Wednesday

Gmail Wrestling Spam Into Submission

Email used to be the "killer app" at the dawn of the Internet age - some readers may be too young to realize it, but back in the day email was a very cool concept.  Think of the ability to reach out around the world, essentially for free and pretty much instantly at a time when Air Mail or invoking international phone call rates were the only other options.
Of course, the scourge of spam email put a huge dampener on the initial excitement; the whole email thing became a bit of a chore, and then potentially dangerous when suspect links would take people to all manner of "delights" that would steal their personal information or render their PC inoperable in some manner.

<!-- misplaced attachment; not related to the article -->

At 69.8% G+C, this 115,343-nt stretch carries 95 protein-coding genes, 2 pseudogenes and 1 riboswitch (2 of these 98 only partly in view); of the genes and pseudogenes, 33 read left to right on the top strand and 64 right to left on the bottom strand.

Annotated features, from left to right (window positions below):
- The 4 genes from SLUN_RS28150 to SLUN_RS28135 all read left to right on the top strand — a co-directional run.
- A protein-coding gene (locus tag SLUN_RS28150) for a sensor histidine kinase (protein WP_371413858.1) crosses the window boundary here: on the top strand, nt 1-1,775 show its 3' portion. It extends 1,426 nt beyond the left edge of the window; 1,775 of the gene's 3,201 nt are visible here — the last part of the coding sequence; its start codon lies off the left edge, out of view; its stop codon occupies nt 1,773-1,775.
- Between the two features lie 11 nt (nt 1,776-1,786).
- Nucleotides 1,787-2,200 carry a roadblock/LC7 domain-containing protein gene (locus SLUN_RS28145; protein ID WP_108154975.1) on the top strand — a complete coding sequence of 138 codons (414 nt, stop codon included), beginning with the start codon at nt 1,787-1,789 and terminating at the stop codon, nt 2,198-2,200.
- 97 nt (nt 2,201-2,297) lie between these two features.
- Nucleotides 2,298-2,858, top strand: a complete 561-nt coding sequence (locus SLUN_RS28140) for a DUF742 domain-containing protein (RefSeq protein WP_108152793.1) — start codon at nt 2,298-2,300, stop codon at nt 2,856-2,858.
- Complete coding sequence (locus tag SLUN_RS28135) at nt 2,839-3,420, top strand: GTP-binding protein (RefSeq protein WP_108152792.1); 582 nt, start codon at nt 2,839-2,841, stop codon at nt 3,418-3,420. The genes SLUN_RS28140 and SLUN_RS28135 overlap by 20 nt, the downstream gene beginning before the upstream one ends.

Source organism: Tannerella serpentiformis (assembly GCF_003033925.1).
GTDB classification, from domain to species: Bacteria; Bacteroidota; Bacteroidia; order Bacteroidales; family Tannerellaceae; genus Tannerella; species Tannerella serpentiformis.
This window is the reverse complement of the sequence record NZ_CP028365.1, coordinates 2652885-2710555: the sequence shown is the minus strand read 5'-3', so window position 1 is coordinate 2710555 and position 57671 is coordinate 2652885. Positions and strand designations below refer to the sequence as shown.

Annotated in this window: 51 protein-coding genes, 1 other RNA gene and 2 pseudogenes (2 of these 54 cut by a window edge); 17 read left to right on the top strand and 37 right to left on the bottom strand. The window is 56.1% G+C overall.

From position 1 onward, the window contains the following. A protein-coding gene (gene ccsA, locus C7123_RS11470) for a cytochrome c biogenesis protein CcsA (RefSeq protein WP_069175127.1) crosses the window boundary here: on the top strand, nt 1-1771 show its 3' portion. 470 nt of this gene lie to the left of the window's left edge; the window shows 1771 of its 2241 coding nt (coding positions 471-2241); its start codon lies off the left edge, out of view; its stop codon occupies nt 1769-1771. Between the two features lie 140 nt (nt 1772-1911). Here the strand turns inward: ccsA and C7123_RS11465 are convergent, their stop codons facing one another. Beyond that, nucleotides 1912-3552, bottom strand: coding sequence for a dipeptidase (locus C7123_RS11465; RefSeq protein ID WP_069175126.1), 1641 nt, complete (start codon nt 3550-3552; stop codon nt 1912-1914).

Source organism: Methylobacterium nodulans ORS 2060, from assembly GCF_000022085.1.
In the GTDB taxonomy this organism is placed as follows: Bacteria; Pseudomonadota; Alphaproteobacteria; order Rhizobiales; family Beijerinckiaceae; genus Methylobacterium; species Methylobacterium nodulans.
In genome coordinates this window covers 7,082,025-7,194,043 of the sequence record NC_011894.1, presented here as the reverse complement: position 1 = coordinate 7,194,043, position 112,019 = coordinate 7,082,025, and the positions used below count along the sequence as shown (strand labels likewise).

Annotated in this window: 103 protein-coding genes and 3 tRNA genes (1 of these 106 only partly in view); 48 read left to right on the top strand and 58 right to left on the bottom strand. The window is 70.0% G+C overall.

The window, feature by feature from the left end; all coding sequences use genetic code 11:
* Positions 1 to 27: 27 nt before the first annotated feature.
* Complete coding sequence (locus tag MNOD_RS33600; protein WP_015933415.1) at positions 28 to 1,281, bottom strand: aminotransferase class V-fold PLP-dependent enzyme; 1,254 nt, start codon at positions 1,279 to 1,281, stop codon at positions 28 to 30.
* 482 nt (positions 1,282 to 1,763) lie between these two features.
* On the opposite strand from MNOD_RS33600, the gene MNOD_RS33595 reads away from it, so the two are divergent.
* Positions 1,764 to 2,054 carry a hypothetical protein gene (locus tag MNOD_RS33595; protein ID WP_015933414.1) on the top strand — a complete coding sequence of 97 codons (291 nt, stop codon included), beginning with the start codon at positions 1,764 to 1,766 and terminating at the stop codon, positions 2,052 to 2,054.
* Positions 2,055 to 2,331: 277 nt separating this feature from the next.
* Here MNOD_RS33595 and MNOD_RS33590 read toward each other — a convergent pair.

We are getting better at spam filtering, even though it still seems a lot like a game of whack-a-mole. The process always seemed to me to be more art than science anyway, and I can recall priming up Bayesian spam filter software with "spam samples" back in the day.

Now, with the benefits of "artificial intelligence", we may be getting a better handle on things. Indeed, Google is touting an impressive percentage of spam being caught due to their implementation in their Gmail application:
Continuing its efforts to bring AI into every little product it has, Google announced today that improvements it made to Gmail's machine learning algorithms help it detect and block spam and phishing messages with an accuracy of 99.9%.
To put things into perspective, the company says spam messages account between 50% and 70% percent of emails Gmail users receive on a daily basis.
We may be starting to see email as it was meant to be again, except that many of us have moved on to texting and social media as the preferred quick method of communicating . . .

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